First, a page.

Thanks in large part to the internet, we've reached a turning point in human history.
The constant connectivity. The steadfast march of technology. The "know everything" environment. It's all changing the way you, me, and your customers perceive a company or brand. In some cases, our perception is influenced by word of mouth — recommendations from friends, online reviews, tweets, and Facebook rants. In other cases, it's our own experiences — both online and off — that shape the way we think about a brand.
If you're in a customer success role, you have a say in the conversation surrounding your product or service. You can shift these discussions and assessments to work for you, not against you. Because at the end of the day, positive customer perception — while highly subjective — is largely influenced by the quality of service you deliver.
Customer perception refers to the customer's opinion of your business or products. It summarizes how customers feel about your brand including every direct or indirect experience they've had with your company. By monitoring customer perception, your businesses can spot common user pain points and improve the customer journey.
Measuring customer perception requires you to gather a variety of qualitative and quantitative customer data. You'll need to look at resources like product usage reports, NPS® surveys, and customer interviews to get an accurate view of customer perception. If you don't have this data, consider adopting customer feedback tools to help you collect this information from your customer base.
Why Customer Perception Matters
According to a recent survey, 1 in 3 customers will leave a brand they love after just one bad experience. In other words, we're not far from a world where your customers' perception of both your brand and quality of service could take precedence over traditional competitive advantages like pricing, features, or usability.
And if you're not currently investing in your customer experience and perception, you're at risk of falling behind. Many businesses are already taking stock of their support and services efforts, with 50% of customer-care leaders rating “investing in new technologies” as one of their top priorities over the next five years, according to McKinsey.
Now that we know why customer perception matters, let’s dive into different ways you can improve and uphold it in your business.
8 Ways to Improve Customer Perception
- Look inward.
- Strike an emotional chord with your customers.
- Lean on positive language.
- Commit to consistency.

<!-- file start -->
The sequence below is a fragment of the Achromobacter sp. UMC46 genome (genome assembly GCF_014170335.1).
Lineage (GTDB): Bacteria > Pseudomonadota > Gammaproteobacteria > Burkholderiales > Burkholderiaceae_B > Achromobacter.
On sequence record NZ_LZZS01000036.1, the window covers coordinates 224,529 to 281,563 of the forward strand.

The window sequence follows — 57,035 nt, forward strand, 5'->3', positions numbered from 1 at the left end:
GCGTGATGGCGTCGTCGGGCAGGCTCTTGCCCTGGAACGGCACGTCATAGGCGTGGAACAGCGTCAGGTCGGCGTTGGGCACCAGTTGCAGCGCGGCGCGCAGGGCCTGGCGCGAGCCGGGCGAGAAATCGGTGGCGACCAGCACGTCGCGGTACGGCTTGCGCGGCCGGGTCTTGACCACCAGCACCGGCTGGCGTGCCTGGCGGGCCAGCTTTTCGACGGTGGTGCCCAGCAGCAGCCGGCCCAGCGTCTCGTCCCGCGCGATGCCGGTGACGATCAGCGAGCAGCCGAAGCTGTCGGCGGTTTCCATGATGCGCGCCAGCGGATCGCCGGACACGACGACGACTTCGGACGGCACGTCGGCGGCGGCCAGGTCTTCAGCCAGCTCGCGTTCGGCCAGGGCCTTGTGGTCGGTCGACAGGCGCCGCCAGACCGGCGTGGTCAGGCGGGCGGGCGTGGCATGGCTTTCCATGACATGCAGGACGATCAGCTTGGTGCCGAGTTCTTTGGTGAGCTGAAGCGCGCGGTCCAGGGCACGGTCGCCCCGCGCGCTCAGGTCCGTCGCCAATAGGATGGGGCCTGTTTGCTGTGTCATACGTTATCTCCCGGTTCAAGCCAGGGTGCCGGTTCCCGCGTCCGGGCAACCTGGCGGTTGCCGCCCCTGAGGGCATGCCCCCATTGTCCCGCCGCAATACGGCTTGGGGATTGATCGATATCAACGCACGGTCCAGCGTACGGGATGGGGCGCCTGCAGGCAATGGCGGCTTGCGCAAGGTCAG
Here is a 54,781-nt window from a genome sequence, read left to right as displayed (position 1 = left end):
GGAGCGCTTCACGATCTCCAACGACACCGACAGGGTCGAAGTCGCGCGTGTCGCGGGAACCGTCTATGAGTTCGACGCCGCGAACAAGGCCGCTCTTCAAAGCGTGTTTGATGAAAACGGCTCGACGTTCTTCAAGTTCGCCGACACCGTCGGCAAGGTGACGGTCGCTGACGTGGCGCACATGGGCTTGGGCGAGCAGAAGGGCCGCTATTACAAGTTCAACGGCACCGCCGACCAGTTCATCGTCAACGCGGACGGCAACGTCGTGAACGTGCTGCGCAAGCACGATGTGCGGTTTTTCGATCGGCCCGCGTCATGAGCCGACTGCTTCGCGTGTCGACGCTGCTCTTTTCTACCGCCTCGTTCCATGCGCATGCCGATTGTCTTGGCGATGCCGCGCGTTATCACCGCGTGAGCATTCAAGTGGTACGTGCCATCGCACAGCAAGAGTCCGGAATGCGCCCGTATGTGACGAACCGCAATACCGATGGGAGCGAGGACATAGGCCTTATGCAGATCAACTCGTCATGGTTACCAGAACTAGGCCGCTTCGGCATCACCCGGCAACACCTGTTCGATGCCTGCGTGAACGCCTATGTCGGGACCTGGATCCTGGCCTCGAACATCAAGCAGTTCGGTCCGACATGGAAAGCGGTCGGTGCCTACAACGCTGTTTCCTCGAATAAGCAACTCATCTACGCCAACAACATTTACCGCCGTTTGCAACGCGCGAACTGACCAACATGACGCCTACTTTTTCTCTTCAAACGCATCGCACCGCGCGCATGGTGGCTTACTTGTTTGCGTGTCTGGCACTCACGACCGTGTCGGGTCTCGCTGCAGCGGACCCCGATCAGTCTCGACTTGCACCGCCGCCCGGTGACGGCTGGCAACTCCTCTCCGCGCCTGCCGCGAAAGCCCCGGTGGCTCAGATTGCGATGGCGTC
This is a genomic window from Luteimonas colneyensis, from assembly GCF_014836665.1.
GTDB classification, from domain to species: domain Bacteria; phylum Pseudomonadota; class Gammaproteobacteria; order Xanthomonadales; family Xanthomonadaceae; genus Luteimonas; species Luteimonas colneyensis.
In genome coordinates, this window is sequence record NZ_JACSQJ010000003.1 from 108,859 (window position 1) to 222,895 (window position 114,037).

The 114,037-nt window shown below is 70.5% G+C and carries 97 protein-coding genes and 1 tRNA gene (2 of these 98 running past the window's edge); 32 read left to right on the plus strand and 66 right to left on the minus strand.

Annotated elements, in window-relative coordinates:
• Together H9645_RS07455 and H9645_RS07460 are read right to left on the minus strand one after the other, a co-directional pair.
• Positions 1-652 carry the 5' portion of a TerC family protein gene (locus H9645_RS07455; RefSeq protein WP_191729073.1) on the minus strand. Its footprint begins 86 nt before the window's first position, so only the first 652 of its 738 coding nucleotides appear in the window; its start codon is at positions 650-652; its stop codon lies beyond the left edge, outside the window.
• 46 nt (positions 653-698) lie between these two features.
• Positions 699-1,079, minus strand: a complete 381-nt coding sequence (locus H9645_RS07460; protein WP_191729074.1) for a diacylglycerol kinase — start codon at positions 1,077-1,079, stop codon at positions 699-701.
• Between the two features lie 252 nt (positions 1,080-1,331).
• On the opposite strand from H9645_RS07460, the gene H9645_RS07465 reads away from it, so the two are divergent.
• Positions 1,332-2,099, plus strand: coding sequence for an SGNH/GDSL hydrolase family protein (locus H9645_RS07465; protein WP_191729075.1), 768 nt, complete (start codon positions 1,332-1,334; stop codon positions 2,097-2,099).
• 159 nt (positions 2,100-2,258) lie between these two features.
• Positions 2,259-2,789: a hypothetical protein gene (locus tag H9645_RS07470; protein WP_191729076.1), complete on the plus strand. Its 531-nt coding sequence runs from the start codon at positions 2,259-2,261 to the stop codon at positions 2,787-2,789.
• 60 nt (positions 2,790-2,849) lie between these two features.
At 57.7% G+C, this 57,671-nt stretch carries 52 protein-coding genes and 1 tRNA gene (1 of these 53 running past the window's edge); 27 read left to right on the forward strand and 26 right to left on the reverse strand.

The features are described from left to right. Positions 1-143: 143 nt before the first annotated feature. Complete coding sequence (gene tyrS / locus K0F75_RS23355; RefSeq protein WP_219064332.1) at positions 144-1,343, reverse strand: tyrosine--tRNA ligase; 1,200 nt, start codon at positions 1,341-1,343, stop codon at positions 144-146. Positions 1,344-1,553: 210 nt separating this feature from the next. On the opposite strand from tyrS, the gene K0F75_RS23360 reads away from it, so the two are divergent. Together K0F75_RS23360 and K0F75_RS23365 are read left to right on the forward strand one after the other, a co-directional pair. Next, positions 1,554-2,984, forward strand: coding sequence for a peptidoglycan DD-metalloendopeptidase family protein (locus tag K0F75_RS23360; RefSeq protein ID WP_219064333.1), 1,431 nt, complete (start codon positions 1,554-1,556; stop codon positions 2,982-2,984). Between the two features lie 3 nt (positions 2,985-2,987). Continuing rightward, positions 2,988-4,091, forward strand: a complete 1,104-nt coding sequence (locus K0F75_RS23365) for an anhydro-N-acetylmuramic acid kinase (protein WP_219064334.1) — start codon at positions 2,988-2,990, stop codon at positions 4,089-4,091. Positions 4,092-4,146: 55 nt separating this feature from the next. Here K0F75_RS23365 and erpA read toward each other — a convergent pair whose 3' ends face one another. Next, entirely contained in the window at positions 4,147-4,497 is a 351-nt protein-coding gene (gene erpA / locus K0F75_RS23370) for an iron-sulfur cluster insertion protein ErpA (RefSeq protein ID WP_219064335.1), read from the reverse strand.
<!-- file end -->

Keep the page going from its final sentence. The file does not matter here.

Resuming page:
- Fill skills gaps before they become evident.
- Break down data silos.
- Collect customer feedback.
- Follow up with customers after every interaction.
1. Look inward.
Are you putting process over people?
One of the biggest obstacles businesses often have to overcome is their processed approach to customer success. While it's valuable to have direction, too much process and protocol can get in the way of real, human interactions.
To ensure your business isn't getting in its own way, take the time to evaluate your existing approach. Ask yourself:
- Are you being proactive or reactive in your communications with customers?
- Are you getting to them before a problem arises, or scrambling to collect all the necessary information you need as the problem escalates?
2. Strike an emotional chord with your customers.
"Our research across hundreds of brands in dozens of categories shows that the most effective way to maximize customer value is to move beyond mere customer satisfaction and connect with customers at an emotional level — tapping into their fundamental motivations and fulfilling their deep, often unspoken emotional needs," explains Alan Zorfas and Daniel Leemon.
Think about it: Actions and words carry a lot of weight with customers. To build strong bonds and promote a positive experience, you must actively demonstrate a long-term interest and commitment to the relationship through every touchpoint.
This task requires you to dig beyond the surface and actively listen to a customer's needs and goals, while also tuning in to the details they’re leaving out.
This attention to detail can be easily achieved if you apply sound and communication expert, Julian Treasure's, simple listening acronym, RASA:
This "process of extraction" forces you to listen with intent, while also granting the customer permission to speak openly and freely about their concerns, issues, or complaints. The more they reveal, the more opportunity you have to tap into their motivations and intentions to effectively guide them towards the desired outcome in a human and empathic way.
3. Lean on positive language.
Dr. Barbara Fredrickson, a leading researcher on the study of positivity, suggests that positive emotions have the power to open us. In other words, these feelings allow us to see more — they change our perspective and our understanding of possibilities.
Trouble is, people are often hesitant to introduce these types of positive emotions in the business world, operating under the notion that it's not appropriate or should be minimized. However, according to research from the Advances in Developmental and Educational Psychology journal, suppressing the interpersonal emotions of employees for customers could lead to a decline in customer satisfaction.
“People providing services in the capacity of their work with daily interactions with customers sometimes develop feelings for them. The expectation from these employees to suppress natural emotions, positive and negative alike, is a mistake," Yagil explains.
"The expression of natural positive emotions is well received by the other party and is likely to contribute to customer satisfaction and customer loyalty."
4. Commit to consistency.
When evaluating consistency, it's important to take a step back and consider its role in your customer onboarding process.
To tee up a positive customer perception, you'll want to ensure that the hand-off from sales to support or customer success is fluid and reflects how you want folks to view your brand.